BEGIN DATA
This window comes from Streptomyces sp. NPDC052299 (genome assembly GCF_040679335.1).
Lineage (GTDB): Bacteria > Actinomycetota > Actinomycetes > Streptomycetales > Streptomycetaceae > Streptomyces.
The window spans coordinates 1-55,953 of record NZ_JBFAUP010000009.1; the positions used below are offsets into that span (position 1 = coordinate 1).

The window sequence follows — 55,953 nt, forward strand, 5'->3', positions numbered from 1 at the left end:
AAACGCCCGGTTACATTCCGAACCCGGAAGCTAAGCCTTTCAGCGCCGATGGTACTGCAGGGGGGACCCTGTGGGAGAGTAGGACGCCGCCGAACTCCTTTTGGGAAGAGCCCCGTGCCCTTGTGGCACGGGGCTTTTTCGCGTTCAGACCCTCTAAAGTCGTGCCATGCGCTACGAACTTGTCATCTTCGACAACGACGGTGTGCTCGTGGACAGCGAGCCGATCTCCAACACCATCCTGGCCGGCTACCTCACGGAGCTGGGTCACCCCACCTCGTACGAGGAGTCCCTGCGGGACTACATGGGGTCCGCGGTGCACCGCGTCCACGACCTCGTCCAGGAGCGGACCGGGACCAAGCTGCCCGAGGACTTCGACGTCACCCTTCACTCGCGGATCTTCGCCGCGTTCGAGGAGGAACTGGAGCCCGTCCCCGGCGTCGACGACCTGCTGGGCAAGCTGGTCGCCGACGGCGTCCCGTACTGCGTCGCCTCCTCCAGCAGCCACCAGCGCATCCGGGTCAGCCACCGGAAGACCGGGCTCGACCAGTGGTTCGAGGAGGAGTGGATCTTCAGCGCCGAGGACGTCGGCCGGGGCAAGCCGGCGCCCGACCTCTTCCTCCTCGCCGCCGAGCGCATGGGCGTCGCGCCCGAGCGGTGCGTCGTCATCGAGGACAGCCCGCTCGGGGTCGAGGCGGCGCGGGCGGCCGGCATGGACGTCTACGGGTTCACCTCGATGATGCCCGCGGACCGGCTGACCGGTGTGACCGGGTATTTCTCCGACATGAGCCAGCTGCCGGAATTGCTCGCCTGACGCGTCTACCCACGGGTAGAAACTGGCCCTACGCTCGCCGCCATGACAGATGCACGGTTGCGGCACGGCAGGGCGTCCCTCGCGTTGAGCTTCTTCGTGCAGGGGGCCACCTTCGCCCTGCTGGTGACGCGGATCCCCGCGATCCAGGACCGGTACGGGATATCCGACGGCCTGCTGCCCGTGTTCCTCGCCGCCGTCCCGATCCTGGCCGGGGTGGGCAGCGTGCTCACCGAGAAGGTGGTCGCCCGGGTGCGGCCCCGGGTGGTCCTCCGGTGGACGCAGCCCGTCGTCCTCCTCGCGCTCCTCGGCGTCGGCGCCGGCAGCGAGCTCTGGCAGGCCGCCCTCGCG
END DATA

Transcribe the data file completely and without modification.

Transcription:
This window comes from Streptomyces sp. NPDC052299 (genome assembly GCF_040679335.1).
Lineage (GTDB): Bacteria > Actinomycetota > Actinomycetes > Streptomycetales > Streptomycetaceae > Streptomyces.
The window spans coordinates 1-55,953 of record NZ_JBFAUP010000009.1; the positions used below are offsets into that span (position 1 = coordinate 1).

The window sequence follows — 55,953 nt, forward strand, 5'->3', positions numbered from 1 at the left end:
AAACGCCCGGTTACATTCCGAACCCGGAAGCTAAGCCTTTCAGCGCCGATGGTACTGCAGGGGGGACCCTGTGGGAGAGTAGGACGCCGCCGAACTCCTTTTGGGAAGAGCCCCGTGCCCTTGTGGCACGGGGCTTTTTCGCGTTCAGACCCTCTAAAGTCGTGCCATGCGCTACGAACTTGTCATCTTCGACAACGACGGTGTGCTCGTGGACAGCGAGCCGATCTCCAACACCATCCTGGCCGGCTACCTCACGGAGCTGGGTCACCCCACCTCGTACGAGGAGTCCCTGCGGGACTACATGGGGTCCGCGGTGCACCGCGTCCACGACCTCGTCCAGGAGCGGACCGGGACCAAGCTGCCCGAGGACTTCGACGTCACCCTTCACTCGCGGATCTTCGCCGCGTTCGAGGAGGAACTGGAGCCCGTCCCCGGCGTCGACGACCTGCTGGGCAAGCTGGTCGCCGACGGCGTCCCGTACTGCGTCGCCTCCTCCAGCAGCCACCAGCGCATCCGGGTCAGCCACCGGAAGACCGGGCTCGACCAGTGGTTCGAGGAGGAGTGGATCTTCAGCGCCGAGGACGTCGGCCGGGGCAAGCCGGCGCCCGACCTCTTCCTCCTCGCCGCCGAGCGCATGGGCGTCGCGCCCGAGCGGTGCGTCGTCATCGAGGACAGCCCGCTCGGGGTCGAGGCGGCGCGGGCGGCCGGCATGGACGTCTACGGGTTCACCTCGATGATGCCCGCGGACCGGCTGACCGGTGTGACCGGGTATTTCTCCGACATGAGCCAGCTGCCGGAATTGCTCGCCTGACGCGTCTACCCACGGGTAGAAACTGGCCCTACGCTCGCCGCCATGACAGATGCACGGTTGCGGCACGGCAGGGCGTCCCTCGCGTTGAGCTTCTTCGTGCAGGGGGCCACCTTCGCCCTGCTGGTGACGCGGATCCCCGCGATCCAGGACCGGTACGGGATATCCGACGGCCTGCTGCCCGTGTTCCTCGCCGCCGTCCCGATCCTGGCCGGGGTGGGCAGCGTGCTCACCGAGAAGGTGGTCGCCCGGGTGCGGCCCCGGGTGGTCCTCCGGTGGACGCAGCCCGTCGTCCTCCTCGCGCTCCTCGGCGTCGGCGCCGGCAGCGAGCTCTGGCAGGCCGCCCTCGCG